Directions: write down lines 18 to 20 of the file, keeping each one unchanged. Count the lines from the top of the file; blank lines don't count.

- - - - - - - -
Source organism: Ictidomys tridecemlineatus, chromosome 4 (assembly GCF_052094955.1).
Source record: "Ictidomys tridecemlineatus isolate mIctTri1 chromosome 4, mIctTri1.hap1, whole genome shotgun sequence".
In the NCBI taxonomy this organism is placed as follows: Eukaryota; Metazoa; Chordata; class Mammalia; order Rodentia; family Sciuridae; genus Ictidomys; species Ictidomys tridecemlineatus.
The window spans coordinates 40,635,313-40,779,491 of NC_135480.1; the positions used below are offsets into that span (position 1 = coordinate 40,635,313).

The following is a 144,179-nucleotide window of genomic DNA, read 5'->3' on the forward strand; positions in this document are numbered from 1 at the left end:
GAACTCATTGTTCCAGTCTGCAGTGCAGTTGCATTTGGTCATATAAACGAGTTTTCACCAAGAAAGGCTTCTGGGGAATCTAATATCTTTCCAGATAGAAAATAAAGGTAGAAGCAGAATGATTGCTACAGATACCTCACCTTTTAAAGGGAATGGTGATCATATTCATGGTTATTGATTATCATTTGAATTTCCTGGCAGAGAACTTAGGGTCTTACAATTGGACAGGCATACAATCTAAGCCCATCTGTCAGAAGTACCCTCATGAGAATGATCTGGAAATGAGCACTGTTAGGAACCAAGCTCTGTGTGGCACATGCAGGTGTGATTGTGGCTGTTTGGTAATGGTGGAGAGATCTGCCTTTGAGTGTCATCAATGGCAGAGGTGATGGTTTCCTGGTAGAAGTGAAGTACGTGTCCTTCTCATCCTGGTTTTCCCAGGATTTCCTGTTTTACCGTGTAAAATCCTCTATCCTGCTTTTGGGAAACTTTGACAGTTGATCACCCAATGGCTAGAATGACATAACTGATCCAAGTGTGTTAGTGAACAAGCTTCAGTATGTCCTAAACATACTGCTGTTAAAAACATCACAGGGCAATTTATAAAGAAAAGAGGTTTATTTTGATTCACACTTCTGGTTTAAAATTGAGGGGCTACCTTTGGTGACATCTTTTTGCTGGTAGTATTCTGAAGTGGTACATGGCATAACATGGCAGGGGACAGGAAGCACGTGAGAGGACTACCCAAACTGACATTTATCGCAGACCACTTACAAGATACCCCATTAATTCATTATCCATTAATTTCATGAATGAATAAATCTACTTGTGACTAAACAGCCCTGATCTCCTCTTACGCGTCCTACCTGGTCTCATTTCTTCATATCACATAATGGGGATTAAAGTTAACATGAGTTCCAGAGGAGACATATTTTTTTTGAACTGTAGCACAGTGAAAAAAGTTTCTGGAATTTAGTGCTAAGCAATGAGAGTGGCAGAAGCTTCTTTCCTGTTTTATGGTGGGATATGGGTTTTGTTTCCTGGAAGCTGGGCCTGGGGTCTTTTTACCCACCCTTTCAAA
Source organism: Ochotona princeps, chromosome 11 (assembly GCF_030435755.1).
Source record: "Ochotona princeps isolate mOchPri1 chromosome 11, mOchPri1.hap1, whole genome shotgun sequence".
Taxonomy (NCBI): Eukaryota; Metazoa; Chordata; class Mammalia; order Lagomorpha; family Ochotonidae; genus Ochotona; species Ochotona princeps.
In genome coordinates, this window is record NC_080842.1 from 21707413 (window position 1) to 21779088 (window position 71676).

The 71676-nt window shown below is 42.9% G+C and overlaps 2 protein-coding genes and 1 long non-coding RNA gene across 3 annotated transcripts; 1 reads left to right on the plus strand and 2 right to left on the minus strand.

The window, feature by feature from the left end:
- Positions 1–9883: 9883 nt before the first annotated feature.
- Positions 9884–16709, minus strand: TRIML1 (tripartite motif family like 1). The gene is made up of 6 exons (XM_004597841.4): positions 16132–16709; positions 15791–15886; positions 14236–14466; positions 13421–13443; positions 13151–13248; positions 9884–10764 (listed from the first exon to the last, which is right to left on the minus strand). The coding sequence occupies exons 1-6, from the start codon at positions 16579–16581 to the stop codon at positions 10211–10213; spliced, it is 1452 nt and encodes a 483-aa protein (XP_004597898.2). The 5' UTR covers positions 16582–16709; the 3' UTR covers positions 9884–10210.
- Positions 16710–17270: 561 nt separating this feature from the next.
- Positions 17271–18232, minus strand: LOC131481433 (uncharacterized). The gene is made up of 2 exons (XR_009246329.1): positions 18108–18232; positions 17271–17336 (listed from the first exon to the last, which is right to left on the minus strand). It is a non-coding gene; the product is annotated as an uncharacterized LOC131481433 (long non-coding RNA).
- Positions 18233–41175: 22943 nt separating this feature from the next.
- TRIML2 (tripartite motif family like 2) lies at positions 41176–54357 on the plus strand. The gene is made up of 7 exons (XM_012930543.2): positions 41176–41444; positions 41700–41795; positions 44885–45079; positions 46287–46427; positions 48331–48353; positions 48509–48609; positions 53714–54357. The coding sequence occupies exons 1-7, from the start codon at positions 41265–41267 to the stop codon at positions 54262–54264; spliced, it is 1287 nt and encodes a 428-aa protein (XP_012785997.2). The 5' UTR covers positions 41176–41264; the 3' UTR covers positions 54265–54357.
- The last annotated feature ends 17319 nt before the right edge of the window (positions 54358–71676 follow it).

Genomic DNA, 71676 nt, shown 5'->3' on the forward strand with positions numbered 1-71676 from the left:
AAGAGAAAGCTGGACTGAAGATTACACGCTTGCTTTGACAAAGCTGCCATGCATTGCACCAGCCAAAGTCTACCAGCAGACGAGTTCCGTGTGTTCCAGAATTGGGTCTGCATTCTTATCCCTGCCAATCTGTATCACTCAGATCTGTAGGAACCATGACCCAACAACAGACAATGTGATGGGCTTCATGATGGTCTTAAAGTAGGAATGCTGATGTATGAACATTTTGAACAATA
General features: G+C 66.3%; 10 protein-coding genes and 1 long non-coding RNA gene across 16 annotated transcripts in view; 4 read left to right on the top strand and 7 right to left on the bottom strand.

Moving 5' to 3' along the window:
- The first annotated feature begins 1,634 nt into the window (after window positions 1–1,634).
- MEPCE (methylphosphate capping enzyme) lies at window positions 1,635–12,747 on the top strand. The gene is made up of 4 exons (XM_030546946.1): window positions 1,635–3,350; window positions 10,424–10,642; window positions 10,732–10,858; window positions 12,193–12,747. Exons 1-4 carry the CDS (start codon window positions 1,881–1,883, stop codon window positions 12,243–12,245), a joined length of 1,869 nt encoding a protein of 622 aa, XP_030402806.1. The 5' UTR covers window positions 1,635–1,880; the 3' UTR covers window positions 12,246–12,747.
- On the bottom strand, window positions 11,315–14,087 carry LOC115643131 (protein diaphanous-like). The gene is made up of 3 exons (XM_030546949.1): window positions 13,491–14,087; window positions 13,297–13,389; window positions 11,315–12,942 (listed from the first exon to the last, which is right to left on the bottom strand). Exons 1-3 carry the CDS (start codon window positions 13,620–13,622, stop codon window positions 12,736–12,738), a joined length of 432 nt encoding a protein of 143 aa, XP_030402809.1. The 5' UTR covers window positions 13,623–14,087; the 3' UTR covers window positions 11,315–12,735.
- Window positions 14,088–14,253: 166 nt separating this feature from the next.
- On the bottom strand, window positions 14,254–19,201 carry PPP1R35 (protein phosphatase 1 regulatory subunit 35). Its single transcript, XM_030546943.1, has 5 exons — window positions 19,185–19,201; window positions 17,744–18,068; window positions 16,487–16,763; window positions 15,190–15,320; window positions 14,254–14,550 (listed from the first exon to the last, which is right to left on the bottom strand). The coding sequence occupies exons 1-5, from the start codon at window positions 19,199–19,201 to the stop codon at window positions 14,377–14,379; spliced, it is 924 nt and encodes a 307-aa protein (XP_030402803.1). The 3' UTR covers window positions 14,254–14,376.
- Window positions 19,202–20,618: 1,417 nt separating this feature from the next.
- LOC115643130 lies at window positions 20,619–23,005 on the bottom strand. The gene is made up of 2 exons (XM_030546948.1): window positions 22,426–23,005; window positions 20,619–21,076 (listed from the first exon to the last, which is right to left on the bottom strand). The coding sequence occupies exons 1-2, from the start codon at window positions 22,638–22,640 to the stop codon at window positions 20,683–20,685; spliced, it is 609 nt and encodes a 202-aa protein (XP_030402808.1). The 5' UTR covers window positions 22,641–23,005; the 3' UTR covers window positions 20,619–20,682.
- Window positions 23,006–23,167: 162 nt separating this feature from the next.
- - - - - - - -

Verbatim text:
- TRIML2 (tripartite motif family like 2) lies at positions 41176–54357 on the plus strand. The gene is made up of 7 exons (XM_012930543.2): positions 41176–41444; positions 41700–41795; positions 44885–45079; positions 46287–46427; positions 48331–48353; positions 48509–48609; positions 53714–54357. The coding sequence occupies exons 1-7, from the start codon at positions 41265–41267 to the stop codon at positions 54262–54264; spliced, it is 1287 nt and encodes a 428-aa protein (XP_012785997.2). The 5' UTR covers positions 41176–41264; the 3' UTR covers positions 54265–54357.
- The last annotated feature ends 17319 nt before the right edge of the window (positions 54358–71676 follow it).

Genomic DNA, 71676 nt, shown 5'->3' on the forward strand with positions numbered 1-71676 from the left: